Major League Baseball doubled down on its stance that the league should receive money from casinos that profit from legalized sports betting, with a suggestion from Executive Vice President of Gaming Kenny Gersh that casinos pay MLB a 0.25 percent fee.
“From a fairness perspective we think, if you are going to designate someone to be able to make money off of what at the end of the day is our sport and our events…we think we should be involved in that,” Gersh said at the Global Gaming Expo (G2E) in Las Vegas on Wednesday.
Speaking to the “Boomer and Gio” radio show earlier this year, MLB Commissioner Rob Manfred said the league was seeking payment to offset the cost of “integrity monitoring” but also added, “I do not that it’s unreasonable to suggest that people who are free riding on our product should have to compensate us.”
Before a Supreme Court decision in May cleared the way for all 50 states to regulate sports betting if they choose, MLB tried and failed to get West Virginia lawmakers to impose a one percent fee on casinos that offer sports betting. The league also proposed similar legislation to the state of Missouri.
“Not Financially Viable”
Also present during the panel discussion at G2E was American Gaming Association Senior Vice President of Public Affairs Sara Slane.
Slane said MLB’s proposal is “not financially viable” because casino companies, not the league, are responsible for the costs associated with the industry – such as license fees, regulatory processes, and building construction.
“You want us to take that risk, pay you and then you are going to benefit on the back end as well,” she said. Slane referenced “the back end” earlier this year after the AGA commissioned a study which concluded a legalized sports betting market will increase popularity and engagement among younger fans for professional and college sports leagues.
“Expanding access to legal sports betting will bring millennial audiences back to sports broadcasts and stadiums, which is a huge benefit for sport enterprises across the country,” Slane said after the study was published.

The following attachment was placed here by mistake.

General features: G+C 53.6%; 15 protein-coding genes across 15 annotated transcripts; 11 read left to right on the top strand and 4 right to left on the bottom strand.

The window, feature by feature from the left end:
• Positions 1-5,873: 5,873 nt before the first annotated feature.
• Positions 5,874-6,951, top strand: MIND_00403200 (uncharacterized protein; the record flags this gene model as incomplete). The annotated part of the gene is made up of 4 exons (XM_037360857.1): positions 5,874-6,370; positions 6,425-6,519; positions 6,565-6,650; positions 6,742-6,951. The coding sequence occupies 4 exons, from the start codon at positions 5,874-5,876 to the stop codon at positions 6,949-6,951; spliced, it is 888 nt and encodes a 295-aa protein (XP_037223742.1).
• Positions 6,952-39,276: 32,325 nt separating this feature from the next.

When the monumental Supreme Court decision to strike down a federal ban on sports betting came in May professional sports leagues across America bonded together to shield their product from the very sort of capitalism that turned their sports into multi-billion dollar industries.
“As each state considers whether to allow sports betting, we will continue to seek the proper protections for our sport, in partnership with other professional sports,” an MLB statement following the decision stated.
MLB initially floated the idea of a one percent fee to West Virginia and Missouri lawmakers earlier this year but appear to have come down from that number to 0.25 percent, based on Gersh’s comments at G2E.
Like pro baseball, the National Basketball Association is also pushing for the fee. Commissioner Adam Silver has supported MLB’s initiative to receive some sort of payment from casinos.
“From the NBA’s standpoint we will spend this year roughly $7.5 billion in creating this content, creating these games…so this notion that as the intellectual property creators that we should receive a one percent fee seems very fair to me,” Silver said at the 2018 NBA All-Star Game in Los Angeles.
MLB is understandably weary of the integrity of the game. The 1919 “Black Sox” scandal and Pete Rose’s lifetime ban for betting on the game still hang over the game today. Now however, along with wanting a piece of the action the league is apparently considering moving closer to it.
Manfred said last year that Las Vegas could be an option for the relocation of an MLB team and rumors circulated this week that the Rio Hotel & Casino in Vegas could be demolished as the future site of an MLB ballpark.